“Now, in VRChat, most people will be familiar when they see people signing, because they know about Helping Hands,” Culver adds. “It’s been a huge improvement from what I remember a couple of years ago.”

Changing lives

Although the community is small, it's been life-changing for many Deaf members, who often find themselves isolated in the physical world.

“In real life, I need to save up money and plan with other Deaf people to do live meetups, and then we separate out again,” says DM, a 25-year-old member of Helping Hands. DM, who is from Kentucky, lost his hearing as a baby as a result of a respiratory virus. “We want to do it more often, but it takes more time and energy — and we couldn’t do that during COVID.”

A Helping Hands group shotHelping Hands

DM found out about VR’s D/deaf community when he stumbled across a video on YouTube, and spent years working and saving so he could build a computer, get the right setup, and join in. “We can interact and socialize with people from anywhere, without stressing about budget limitations and planning,” he says. “You can see each other just fine and make great memories by hanging out. I’m very thankful for that.”

Jenny says that the community has helped to connect both D/deaf and hearing people with sign language and Deaf culture. “I’ve met several D/deaf people who were raised hearing and don’t sign, or who lost their hearing at a later age, and they use our community to learn,” she says. (According to the National Institute of Deafness, more than 90 percent of Deaf children are born to hearing parents, which can further isolate them from the Deaf community.)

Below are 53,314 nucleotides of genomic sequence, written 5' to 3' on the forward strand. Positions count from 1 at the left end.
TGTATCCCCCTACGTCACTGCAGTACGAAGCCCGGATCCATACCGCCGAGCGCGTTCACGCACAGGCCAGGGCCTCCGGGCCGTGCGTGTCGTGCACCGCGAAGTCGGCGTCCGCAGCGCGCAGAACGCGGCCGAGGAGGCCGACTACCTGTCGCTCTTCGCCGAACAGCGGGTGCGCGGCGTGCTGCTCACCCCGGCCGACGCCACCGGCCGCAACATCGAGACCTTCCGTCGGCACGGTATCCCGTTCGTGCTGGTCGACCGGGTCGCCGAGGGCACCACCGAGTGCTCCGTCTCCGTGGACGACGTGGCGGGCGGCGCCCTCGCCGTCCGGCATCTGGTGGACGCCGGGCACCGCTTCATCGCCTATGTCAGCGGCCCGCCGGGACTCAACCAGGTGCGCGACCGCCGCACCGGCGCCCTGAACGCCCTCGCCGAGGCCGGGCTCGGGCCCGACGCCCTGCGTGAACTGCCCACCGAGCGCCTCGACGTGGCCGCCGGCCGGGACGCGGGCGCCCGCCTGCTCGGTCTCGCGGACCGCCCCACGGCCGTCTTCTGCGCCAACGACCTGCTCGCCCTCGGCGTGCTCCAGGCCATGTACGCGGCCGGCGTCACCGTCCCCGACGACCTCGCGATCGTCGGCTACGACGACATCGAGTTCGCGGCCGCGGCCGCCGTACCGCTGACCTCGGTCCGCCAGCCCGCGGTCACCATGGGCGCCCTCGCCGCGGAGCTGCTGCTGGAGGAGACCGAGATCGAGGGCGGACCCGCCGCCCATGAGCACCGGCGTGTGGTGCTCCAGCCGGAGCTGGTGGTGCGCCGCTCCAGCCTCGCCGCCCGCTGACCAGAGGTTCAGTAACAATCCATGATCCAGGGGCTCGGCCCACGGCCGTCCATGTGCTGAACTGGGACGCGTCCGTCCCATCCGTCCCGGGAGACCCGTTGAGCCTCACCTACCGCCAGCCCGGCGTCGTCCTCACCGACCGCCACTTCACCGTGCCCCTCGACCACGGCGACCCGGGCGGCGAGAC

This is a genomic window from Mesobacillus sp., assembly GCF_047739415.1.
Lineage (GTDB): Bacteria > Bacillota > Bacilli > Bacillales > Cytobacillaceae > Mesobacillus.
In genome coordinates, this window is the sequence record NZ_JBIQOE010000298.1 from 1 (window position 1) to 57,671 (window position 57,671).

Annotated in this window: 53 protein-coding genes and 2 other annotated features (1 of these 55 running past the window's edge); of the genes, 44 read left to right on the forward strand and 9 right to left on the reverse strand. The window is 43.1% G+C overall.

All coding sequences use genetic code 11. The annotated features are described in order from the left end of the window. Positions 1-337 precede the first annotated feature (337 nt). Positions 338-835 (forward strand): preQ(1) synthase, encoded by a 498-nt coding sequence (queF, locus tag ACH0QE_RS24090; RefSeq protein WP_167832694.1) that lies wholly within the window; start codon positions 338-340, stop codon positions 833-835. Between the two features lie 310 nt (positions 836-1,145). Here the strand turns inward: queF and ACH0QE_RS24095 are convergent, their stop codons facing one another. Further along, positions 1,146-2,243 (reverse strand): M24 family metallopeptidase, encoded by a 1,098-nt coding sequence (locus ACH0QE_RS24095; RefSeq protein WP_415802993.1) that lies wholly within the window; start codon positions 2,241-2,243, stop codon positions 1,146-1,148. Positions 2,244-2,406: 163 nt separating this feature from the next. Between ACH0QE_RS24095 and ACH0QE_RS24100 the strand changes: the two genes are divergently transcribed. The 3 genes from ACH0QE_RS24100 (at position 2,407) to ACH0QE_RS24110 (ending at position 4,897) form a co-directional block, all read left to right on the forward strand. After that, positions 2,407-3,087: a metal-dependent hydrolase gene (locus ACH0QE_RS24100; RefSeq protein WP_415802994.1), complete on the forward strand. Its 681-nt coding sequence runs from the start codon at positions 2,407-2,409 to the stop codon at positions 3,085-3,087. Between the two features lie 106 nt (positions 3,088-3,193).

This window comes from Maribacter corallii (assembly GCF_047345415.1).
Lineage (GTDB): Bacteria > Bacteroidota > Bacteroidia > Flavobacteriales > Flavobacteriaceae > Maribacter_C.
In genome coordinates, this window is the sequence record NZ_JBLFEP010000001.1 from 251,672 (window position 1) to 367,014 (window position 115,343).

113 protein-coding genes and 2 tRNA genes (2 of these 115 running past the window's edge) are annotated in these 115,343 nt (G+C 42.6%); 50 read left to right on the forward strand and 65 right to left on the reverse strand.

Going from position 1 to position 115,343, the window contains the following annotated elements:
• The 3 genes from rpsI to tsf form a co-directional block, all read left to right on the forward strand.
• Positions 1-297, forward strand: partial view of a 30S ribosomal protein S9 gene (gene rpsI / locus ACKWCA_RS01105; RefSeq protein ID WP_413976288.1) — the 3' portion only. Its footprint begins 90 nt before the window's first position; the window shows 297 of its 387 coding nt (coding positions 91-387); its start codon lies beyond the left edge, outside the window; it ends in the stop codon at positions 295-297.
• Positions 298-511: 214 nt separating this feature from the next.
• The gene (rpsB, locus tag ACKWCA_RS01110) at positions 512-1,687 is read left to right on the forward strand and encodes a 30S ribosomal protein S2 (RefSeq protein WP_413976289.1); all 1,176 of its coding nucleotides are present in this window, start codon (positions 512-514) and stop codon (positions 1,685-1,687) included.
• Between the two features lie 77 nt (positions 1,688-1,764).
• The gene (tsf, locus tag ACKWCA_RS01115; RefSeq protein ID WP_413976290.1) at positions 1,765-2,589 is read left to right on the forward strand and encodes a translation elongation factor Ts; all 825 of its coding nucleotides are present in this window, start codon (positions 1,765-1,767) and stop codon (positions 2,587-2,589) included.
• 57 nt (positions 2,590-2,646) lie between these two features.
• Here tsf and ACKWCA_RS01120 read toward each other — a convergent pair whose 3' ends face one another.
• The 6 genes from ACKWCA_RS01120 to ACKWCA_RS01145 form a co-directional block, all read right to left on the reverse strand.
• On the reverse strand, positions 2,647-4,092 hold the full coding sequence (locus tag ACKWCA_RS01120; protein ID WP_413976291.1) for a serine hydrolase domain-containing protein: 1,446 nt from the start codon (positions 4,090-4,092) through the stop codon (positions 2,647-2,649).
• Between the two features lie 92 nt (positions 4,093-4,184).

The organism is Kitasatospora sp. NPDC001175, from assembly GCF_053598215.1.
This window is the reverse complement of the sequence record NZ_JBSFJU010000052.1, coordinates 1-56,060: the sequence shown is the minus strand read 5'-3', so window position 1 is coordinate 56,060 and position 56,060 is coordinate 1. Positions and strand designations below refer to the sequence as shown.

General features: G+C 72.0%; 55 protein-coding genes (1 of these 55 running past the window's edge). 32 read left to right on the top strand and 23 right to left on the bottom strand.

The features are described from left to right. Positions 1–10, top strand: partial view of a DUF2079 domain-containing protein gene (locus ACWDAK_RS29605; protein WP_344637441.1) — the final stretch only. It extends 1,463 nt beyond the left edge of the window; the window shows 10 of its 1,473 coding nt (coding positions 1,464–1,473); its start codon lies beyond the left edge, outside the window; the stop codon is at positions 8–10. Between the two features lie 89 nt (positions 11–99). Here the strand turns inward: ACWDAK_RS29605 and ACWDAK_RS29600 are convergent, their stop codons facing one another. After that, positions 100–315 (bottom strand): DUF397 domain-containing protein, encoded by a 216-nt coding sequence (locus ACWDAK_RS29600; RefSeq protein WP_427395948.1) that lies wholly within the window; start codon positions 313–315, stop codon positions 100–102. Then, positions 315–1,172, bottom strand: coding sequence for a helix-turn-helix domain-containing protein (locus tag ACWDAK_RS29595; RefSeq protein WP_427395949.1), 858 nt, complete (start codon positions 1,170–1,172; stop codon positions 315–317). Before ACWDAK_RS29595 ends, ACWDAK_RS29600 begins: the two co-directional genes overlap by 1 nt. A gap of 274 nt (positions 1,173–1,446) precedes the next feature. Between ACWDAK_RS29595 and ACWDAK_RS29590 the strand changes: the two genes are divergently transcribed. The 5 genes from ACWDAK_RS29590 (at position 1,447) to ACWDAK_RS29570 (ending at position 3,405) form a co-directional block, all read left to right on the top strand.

“A lot of Helping Hands students have become interpreting or Deaf studies majors at college,” Jenny adds. “We’re like a stepping stone for them.”

Still, the community has its limitations. “In real life, we can manipulate our hands in all these different ways for clarity. But in VRChat, we can only do what the controllers allow, and our hand doesn’t exactly match,” explains DM. The community has had to create their own solutions to sign effectively.

For instance, instead of crossed fingers, which aren’t possible in VR, Helping Hands signers twist their hands to imply that their fingers are crossed. (D/deaf users are also somewhat held back by VR’s lack of facial tracking, as facial expressions are vital to communication in sign language.)

Helping Hands

“We’ve tried to make the adjustments as fair to everyone as possible,” DM adds, “as not everyone can afford index controllers,” which allow users to make basic hand gestures and can cost hundreds of dollars. Those without such devices are limited to seven different hand gestures in the VR world.

Culver’s hope is that VR tech becomes more accessible for D/deaf people everywhere, and that their needs are considered more frequently by developers. It’s already looking good. “We periodically get meeting invites or casual drop-ins with developers and designers, and they check in with us to see what we think of their products,” he says. “We’re making sure that accessibility is a frontline consideration for platforms and hardware systems by giving feedback.”

Like Culver, Jenny wants to bring sign language to as many people as possible. She’s currently touring the country as part of a documentary she’s featured in, We Met in Virtual Reality. Her wish is that the film will open up the world of VR sign language to more people.

“I hope that we will just grow and grow and grow, and get better at what we do,” she says excitedly. “I’m already seeing that happen every day. I hope it doesn’t stop anytime soon.”